Show how Macbeth and Lady Macbeth have to go against their own natures in order to kill Duncan. Each character in Macbeth has to either fight or give in to the evil. Because evil is contrary to human nature, Macbeth and Lady Macbeth have to go against their own conscience in order to murder Duncan. When the witches predict that Macbeth will become Thane of Cawdor and later, King of Scotland, he is stunned to silence by their prophecies.
When murder enters Macbeth’s mind he is frightened by his thoughts. He tries to reject his impulse, declaring that he will leave everything to chance: If chance will have me, King, why, chance may crown me Without my stir. Very soon he begins to confess a suggestion of horrible imaginings. Soon after, he admits to possessing black and deep desires but he is afraid to speak about them openly, even to himself. Later on he indites a letter to Lady Macbeth containing conjecture about the prophecies of the three witches. She immediately wants to take fate into her own hands.
She begs the evil spirits to tear all human feelings from her, for she knows that she will have to urge her husband, Macbeth, to become King by murdering Duncan. She will have to give up all the gentle, tender qualities of a woman so that she can become a sexless, pitiless demon. She has to make her husband ignore his own conscience. She declares: Thou wouldst be great, Art not without ambition, but without The illness should attend it. By illness she means evil. Macbeth seizes evil, as one might catch a disease.
When Macbeth has the opportunity to think about his wife’s suggestions and about his desires to become King, he becomes aware of the duty that he owes to Duncan, his loyal King. Following a great battle with himself, Macbeth decides not to go through with the murder. He states to LadyMacbeth: We will proceed no further in this business. Macbeth is not prepared for all her wrath and abuse. She calls him a coward.
When in reality it is not cowardice that restrains Macbeth, it is his conscience. She also insults his masculinity and declares that she would have murdered her child while it was feeding at her breast, rather than break such a promise as Macbeth had done. Persuaded by her conviction, he yields to her, and in order to prove himself a man in her eyes, goes against his own nature and agrees to the murder of King Duncan. . The night of the murder Macbeth is very troubled; he is living a nightmare. Lady Macbeth is as tense as he husband, and she has been drinking to give herself courage.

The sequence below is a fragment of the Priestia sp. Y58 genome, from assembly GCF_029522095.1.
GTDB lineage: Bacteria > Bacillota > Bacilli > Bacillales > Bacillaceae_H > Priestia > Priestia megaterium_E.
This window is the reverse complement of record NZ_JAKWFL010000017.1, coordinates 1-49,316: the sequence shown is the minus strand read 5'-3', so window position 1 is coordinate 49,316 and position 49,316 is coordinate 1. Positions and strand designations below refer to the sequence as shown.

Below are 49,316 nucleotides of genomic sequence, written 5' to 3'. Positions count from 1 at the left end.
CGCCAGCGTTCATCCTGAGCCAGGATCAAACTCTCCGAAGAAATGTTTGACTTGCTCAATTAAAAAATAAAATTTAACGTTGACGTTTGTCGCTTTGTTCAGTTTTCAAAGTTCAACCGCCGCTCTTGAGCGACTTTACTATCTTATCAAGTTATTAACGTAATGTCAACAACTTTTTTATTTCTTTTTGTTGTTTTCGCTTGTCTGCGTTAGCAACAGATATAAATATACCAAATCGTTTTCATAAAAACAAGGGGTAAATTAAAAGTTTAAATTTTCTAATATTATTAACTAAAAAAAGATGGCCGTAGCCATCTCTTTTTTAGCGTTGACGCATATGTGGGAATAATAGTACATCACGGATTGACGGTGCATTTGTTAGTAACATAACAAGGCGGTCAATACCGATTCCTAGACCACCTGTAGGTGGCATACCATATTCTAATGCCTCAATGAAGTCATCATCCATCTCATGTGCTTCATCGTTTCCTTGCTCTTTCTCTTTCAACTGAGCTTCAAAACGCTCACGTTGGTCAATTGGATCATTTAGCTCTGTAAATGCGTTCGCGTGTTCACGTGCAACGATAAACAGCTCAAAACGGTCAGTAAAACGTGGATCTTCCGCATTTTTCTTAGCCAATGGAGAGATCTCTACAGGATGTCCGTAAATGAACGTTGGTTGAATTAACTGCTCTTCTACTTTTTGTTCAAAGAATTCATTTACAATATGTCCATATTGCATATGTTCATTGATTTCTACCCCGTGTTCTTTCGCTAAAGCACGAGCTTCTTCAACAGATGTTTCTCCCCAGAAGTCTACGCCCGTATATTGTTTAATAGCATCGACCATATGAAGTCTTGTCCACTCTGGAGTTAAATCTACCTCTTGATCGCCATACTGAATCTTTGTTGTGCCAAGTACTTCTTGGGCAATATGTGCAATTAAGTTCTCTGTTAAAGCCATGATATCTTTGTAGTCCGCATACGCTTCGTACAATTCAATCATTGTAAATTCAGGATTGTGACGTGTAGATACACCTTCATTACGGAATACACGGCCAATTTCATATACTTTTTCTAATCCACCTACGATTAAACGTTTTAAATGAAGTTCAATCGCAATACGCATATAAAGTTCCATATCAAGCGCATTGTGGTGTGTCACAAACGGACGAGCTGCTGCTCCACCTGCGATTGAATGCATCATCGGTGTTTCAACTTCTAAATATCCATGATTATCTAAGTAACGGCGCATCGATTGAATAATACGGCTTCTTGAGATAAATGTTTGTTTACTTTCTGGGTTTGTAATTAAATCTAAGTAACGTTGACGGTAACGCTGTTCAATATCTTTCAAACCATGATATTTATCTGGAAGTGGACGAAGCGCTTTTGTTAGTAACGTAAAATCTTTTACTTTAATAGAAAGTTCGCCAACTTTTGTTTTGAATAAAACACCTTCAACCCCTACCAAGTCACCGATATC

As Macbeth walks to Duncan’s chambers, his imagination creates a dagger floating in the air. At first, he is alarmed by the dagger, later he seems to enjoy the horror of the moment. After the murder of Duncan, Macbeth is horrified to think of what he has done. Lady Macbeth, on the other hand, is bold and confident, because she does not understand that the deed is morally wrong; her only concern at the time is to destroy the evidence. Macbethawakens to a consciousness of guilt that will remain with him until his death.
Trace the effect the betrayal of human nature has on each of them. Following the murder of Duncan, the Macbeths appear to have achieved their heart’s desire; in reality, they only gain torment and dismay. When Macbeth takes the crown by a murder he upsets the natural order of his life. He becomes a cruel and unjust ruler and is always conscious of guilt. Macbeth brings chaos to Scotland, breaking up the balance of a well-ordered country, just as he breaks up the state banquet with the most admired disorder, claiming to have seen the Ghost of Banquo. Soon after the murder of Banquo, Macbeth begins to grasp an unreality about his life, but that does not seem to change his conduct.
Macbeth’s cruelty in action is shown when Lady Macduff and her son are brutally slaughtered. When he planned to kill Banquo’s son, Fleance, he could acquit the murder to himself by referring to the prophecy that Banquoschildren should be kings. But he is in no danger from Lady Macduff or her son; the crime is more loathsome because it is motiveless. At the beginning of the play Lady Macbeth prayed that she should know no compunctious visitings of nature that might prevent her from